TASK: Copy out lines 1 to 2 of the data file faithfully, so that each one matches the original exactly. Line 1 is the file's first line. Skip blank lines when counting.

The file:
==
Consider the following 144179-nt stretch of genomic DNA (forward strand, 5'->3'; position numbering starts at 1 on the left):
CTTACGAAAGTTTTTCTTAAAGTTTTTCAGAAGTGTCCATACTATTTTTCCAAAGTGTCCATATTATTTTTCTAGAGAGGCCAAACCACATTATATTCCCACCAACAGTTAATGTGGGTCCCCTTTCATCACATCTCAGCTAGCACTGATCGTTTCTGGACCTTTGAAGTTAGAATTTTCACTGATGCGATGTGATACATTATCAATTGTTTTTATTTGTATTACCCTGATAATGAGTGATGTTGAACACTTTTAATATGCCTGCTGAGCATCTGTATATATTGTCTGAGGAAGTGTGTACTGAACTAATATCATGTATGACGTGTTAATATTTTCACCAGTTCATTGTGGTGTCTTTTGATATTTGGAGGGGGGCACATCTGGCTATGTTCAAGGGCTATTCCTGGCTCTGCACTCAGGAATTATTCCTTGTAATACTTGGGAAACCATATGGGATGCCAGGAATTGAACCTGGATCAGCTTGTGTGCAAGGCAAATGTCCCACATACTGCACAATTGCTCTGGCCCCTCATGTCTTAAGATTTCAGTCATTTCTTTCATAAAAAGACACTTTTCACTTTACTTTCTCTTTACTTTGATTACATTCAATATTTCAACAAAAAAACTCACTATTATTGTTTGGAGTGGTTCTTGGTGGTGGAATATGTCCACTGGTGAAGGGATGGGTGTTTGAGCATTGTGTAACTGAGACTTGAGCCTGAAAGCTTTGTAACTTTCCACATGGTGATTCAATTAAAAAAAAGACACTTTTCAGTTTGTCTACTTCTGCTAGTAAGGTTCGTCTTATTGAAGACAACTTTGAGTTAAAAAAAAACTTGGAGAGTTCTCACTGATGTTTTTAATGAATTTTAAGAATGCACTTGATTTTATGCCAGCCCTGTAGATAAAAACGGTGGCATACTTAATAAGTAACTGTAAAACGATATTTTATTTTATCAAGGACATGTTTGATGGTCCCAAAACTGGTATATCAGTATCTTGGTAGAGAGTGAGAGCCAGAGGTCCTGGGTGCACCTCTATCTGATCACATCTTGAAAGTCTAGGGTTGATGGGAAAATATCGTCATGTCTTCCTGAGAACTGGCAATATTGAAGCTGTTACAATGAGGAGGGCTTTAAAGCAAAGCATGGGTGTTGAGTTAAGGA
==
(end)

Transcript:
Consider the following 144179-nt stretch of genomic DNA (forward strand, 5'->3'; position numbering starts at 1 on the left):
CTTACGAAAGTTTTTCTTAAAGTTTTTCAGAAGTGTCCATACTATTTTTCCAAAGTGTCCATATTATTTTTCTAGAGAGGCCAAACCACATTATATTCCCACCAACAGTTAATGTGGGTCCCCTTTCATCACATCTCAGCTAGCACTGATCGTTTCTGGACCTTTGAAGTTAGAATTTTCACTGATGCGATGTGATACATTATCAATTGTTTTTATTTGTATTACCCTGATAATGAGTGATGTTGAACACTTTTAATATGCCTGCTGAGCATCTGTATATATTGTCTGAGGAAGTGTGTACTGAACTAATATCATGTATGACGTGTTAATATTTTCACCAGTTCATTGTGGTGTCTTTTGATATTTGGAGGGGGGCACATCTGGCTATGTTCAAGGGCTATTCCTGGCTCTGCACTCAGGAATTATTCCTTGTAATACTTGGGAAACCATATGGGATGCCAGGAATTGAACCTGGATCAGCTTGTGTGCAAGGCAAATGTCCCACATACTGCACAATTGCTCTGGCCCCTCATGTCTTAAGATTTCAGTCATTTCTTTCATAAAAAGACACTTTTCACTTTACTTTCTCTTTACTTTGATTACATTCAATATTTCAACAAAAAAACTCACTATTATTGTTTGGAGTGGTTCTTGGTGGTGGAATATGTCCACTGGTGAAGGGATGGGTGTTTGAGCATTGTGTAACTGAGACTTGAGCCTGAAAGCTTTGTAACTTTCCACATGGTGATTCAATTAAAAAAAAGACACTTTTCAGTTTGTCTACTTCTGCTAGTAAGGTTCGTCTTATTGAAGACAACTTTGAGTTAAAAAAAAACTTGGAGAGTTCTCACTGATGTTTTTAATGAATTTTAAGAATGCACTTGATTTTATGCCAGCCCTGTAGATAAAAACGGTGGCATACTTAATAAGTAACTGTAAAACGATATTTTATTTTATCAAGGACATGTTTGATGGTCCCAAAACTGGTATATCAGTATCTTGGTAGAGAGTGAGAGCCAGAGGTCCTGGGTGCACCTCTATCTGATCACATCTTGAAAGTCTAGGGTTGATGGGAAAATATCGTCATGTCTTCCTGAGAACTGGCAATATTGAAGCTGTTACAATGAGGAGGGCTTTAAAGCAAAGCATGGGTGTTGAGTTAAGGA